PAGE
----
If you don’t own it, you can buy a copy of Homer’s The Odyssey on Amazon.

One of he classics of world literature, I think it should be in everyone’s library. However, you can always just take it out of the library to read it.

Traveling Through Tolkien’s Imaginary Lands

As I look at The Hobbit, I realize that it is one of the best travel stories of all time. Written as a children’s phantasy novel, it is also a quest, a travel story through imaginary lands, taking the reader along with Bilbo Baggins.

I remember following the little hobbit from his village through the wild, to Rivendell, the land of the elves, through the Misty Mountains and underground, through Mirkwood, the black forest and Lake-Town, inhabited by men, to the Lonely Mountain, where the dragon Smaug lives. Quest over, the hobbit returns home, with stories to tell, and lives a quiet life.

J.R.R. Tolkien: The Hobbit - image of book
The Hobbit – book

Later on, the story continues with a new traveler, Bilbo’s nephew Frodo, through The Lord of the Rings trilogy. Frodo’s quest is more serious taking him and his gardener through more dangers, while traveling through Tolkien’s imaginary Middle-earth, the human-inhabited earth, corresponding to Midgard of the Norse mythology.

Imaginary or not, the journeys of both hobbits are a reminder that travel is a way to learn about unfamiliar lands, different people, unique cultures. The book is also a reminder that “not all those who wander are lost”.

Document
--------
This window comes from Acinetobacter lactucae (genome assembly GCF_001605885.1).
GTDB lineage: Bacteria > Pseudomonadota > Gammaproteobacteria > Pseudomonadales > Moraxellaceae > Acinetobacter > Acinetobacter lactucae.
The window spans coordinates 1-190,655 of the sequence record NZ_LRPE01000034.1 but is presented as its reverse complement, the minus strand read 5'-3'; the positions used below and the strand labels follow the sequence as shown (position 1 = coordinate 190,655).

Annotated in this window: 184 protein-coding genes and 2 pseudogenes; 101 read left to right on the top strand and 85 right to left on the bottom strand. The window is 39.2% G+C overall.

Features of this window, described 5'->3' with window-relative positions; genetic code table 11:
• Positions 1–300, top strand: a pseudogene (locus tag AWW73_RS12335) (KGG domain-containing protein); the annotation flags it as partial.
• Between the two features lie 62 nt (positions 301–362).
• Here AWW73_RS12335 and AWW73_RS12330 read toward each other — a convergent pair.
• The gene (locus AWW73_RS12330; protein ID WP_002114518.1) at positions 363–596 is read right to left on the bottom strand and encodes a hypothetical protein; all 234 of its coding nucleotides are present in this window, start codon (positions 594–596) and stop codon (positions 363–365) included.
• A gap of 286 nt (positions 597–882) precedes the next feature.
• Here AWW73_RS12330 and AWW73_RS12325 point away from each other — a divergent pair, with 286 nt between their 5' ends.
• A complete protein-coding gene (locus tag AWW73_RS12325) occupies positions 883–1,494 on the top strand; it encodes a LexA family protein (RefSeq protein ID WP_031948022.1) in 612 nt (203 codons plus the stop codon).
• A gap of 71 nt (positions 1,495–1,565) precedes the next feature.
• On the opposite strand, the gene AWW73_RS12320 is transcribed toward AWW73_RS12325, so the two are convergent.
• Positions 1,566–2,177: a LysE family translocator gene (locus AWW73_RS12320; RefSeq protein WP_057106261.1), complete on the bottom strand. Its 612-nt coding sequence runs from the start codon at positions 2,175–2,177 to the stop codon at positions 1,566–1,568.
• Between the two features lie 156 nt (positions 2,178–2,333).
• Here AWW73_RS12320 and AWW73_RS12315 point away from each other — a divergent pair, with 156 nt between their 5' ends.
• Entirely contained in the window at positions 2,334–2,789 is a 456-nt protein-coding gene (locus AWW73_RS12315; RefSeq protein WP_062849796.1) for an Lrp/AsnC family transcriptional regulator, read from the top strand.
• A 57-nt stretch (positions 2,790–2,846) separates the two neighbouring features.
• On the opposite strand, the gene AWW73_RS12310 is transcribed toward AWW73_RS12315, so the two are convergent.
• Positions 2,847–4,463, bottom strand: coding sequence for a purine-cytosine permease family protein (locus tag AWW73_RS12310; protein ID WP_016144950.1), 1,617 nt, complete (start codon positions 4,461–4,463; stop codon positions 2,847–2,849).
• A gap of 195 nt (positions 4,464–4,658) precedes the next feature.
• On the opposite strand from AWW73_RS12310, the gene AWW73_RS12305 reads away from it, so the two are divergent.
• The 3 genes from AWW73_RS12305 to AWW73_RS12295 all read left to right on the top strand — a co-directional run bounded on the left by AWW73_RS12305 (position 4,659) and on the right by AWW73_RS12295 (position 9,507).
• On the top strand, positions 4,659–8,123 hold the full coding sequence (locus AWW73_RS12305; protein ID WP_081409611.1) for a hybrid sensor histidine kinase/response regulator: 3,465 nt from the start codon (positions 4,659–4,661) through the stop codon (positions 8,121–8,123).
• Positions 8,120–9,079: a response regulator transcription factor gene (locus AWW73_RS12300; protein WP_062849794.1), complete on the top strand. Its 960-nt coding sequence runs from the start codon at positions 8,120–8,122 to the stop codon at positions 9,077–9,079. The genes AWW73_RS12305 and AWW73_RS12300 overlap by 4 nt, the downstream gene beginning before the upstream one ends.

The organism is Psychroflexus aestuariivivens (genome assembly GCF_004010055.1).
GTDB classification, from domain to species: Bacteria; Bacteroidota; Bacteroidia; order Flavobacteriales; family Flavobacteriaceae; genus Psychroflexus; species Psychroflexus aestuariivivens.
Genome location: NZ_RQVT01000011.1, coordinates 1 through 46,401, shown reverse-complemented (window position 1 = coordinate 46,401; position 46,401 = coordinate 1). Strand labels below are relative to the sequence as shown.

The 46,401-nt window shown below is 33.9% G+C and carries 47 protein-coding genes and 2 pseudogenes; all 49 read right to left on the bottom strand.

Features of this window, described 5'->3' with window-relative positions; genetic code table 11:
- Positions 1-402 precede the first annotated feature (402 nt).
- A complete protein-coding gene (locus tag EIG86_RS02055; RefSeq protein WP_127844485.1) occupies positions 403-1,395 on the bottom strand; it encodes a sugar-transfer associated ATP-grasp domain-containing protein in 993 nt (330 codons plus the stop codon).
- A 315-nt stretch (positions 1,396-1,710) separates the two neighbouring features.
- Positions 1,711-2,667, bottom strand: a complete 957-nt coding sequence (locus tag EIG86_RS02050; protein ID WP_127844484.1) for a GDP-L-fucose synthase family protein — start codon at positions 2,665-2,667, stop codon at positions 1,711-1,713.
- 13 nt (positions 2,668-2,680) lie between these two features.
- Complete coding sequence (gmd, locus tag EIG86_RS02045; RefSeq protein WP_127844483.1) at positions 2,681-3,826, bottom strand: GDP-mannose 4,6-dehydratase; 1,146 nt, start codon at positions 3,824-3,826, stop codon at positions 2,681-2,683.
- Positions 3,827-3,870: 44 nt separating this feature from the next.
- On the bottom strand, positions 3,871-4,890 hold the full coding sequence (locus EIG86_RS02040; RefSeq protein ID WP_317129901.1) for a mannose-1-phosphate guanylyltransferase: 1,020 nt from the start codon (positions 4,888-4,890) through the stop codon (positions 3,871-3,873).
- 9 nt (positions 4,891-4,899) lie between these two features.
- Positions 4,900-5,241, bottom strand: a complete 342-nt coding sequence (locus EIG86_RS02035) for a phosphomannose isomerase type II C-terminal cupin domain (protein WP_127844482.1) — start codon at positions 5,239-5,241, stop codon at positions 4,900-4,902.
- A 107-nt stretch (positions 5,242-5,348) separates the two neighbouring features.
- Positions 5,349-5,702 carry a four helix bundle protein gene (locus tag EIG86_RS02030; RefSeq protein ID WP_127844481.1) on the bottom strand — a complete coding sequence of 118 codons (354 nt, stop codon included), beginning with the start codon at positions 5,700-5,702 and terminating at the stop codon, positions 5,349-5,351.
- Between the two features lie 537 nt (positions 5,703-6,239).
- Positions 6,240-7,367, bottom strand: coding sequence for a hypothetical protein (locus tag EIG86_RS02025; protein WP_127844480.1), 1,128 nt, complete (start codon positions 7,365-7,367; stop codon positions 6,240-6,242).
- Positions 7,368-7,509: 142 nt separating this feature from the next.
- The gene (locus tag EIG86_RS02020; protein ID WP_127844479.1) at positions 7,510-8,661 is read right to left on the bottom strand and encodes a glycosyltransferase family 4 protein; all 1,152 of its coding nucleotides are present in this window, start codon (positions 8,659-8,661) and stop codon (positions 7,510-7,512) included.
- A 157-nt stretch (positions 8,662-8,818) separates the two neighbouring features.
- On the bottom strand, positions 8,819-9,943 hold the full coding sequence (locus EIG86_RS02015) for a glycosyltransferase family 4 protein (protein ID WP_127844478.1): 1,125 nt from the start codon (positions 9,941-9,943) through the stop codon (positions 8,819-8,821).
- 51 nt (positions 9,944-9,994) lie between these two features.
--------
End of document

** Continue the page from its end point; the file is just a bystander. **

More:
You can buy them separately, but you can also find a 4-book boxed set of The Hobbit and The Lord of the Rings trilogy on Amazon.

A Virtual Visit of Medieval Spain with Cervantes’ Imaginary Character, Don Quixote

Cervantes, Don Quixote

The story of Don Quixote takes you to Medieval Spain, through both imaginary and real travels of the protagonist. Sometimes labeled as the first modern novel, I also think of Don Quixote as a travel story.

Mixing reality with his images from the books he read, Don Quixote and Sancho Panza travel through the countryside, meeting innkeepers, goat herders, soldiers, prostitutes, escaped convicts, giving us a colorful image of Medieval Spain.

You can find a copy of Don Quixote on Amazon as well.